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ATWOOD, Albert J.
Past and Present of the City of Rockford and Winnebago County, IL, C. A. Church.   Chicago:  Clarke Publishing Company, 1905, pp 641-2

Albert J. ATWOOD is living in the village of Pecatonica [Winnebago County, IL], but is justly regarded as a leading and successful representative of agricultural interests in the county, where he is engaged in general farming and stock raising.  He has spent his entire life in this county, and in recent years has been prominent in the public affairs of the village in which he makes his home, having retired from the office of mayor on 01 May 1905.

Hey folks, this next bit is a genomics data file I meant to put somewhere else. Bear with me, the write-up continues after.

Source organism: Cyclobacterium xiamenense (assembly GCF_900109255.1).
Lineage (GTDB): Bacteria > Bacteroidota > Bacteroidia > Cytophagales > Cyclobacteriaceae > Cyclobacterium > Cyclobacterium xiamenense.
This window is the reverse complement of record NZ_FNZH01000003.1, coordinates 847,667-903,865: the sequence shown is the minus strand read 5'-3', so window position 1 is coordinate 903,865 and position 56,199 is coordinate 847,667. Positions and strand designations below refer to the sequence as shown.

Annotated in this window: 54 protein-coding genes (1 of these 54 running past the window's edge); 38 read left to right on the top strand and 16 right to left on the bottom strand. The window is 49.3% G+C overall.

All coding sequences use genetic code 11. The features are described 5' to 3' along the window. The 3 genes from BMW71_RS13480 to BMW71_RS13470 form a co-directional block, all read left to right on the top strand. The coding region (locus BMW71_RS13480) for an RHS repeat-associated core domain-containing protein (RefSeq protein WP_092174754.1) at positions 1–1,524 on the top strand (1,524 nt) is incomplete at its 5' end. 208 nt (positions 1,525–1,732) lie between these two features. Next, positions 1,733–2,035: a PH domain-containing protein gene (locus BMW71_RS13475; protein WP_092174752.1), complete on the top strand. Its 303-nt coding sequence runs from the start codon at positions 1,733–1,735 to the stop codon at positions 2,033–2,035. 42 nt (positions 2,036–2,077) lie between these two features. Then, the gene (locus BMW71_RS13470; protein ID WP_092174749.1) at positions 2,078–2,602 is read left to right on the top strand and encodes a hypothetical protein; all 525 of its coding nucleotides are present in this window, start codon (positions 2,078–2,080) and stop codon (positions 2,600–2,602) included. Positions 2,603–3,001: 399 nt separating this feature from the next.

He was born 10 May 1848 in Burritt Township, Winnebago County [IL], his parents being Thomas J. and Lois (CABLE) ATWOOD.  His father was born in VT, 26 May 1818, and died 04 Jul 1898, in the 80th year of his age.  He came to Winnebago County in 1840, having been preceded by his parents two or three years.  He was educated in the public schools of Rutland [Rutland County], VT, and afterward clerked in a store at that place.  When 22 years of age, however, he came to the west, and after reaching Winnebago County entered 160 acres of government land, thus making arrangements for carrying on farming on his own account.  Later he sold that property and entered another quarter section, on which he built a house.  He was married here in Pecatanica Township on 04 May 1847 to Miss Lois Cornelia CABLE, who was born in Stratford [Fairfield County], CT, on 19 Nov 1816, and came to IL with her parents in 1837.  The young couple began their domestic life upon the claim which he entered, and he commenced the improvement of his farm by breaking the raw prairie and fencing it with the rails which he split himself.  He was a typical pioneer, bravely bearing the hardships and labors that fall to the lot of the frontier settler.  He capably perfomed the arduous task of developing a new farm, and later he added to his land from time to time until he had about 400 acres.  He was a prosperous, successful farmer, raising cattle, hogs and sheep in addition to the cultivation of the fields.  He carried his wheat to the Chicago markets in early days, and later, when the railroad was built, he used that means to get his farm products to the the city markets, but he was a resident of this locality for 14 or 15 years before the railroad was constructed.  He led a very busy and useful life, and his history proves that earnest labor will entually win success when supplimented by sound business judgment.  He continued upon his farm until within 12 years of his death, and during that period lived retired, enjoying a well earned rest.   He was active and influential in public affairs, serving as supervisor of the township of Burritt, and for many years as school director, while in other ways he contributed to the general good, being the champion of all measures that tended to benefit his community.  He held membership in the Odd Fellows society, and both he and his wife were devoted members of he Congregational church, in which he acted as deacon for many years, holding the office at the time of his death.  He was survived by his wife for about three years, her death occurring 21 Nov 1901, when she was in her 76th year.   In the family of this worthy and honored couple were six children, four sons and two daughters, namely:  Albert J.; Rollin C., who died at the age of 21 years; Emma C., the wife of Harris NEADMAN, a resident of Fonda [Pocahontas County], IA, by whom she had a daughter, Nellie, who is now married and resides in that state; Ella, who died at the age of nine years; and Ezra and Amos, twins, who died in childhood.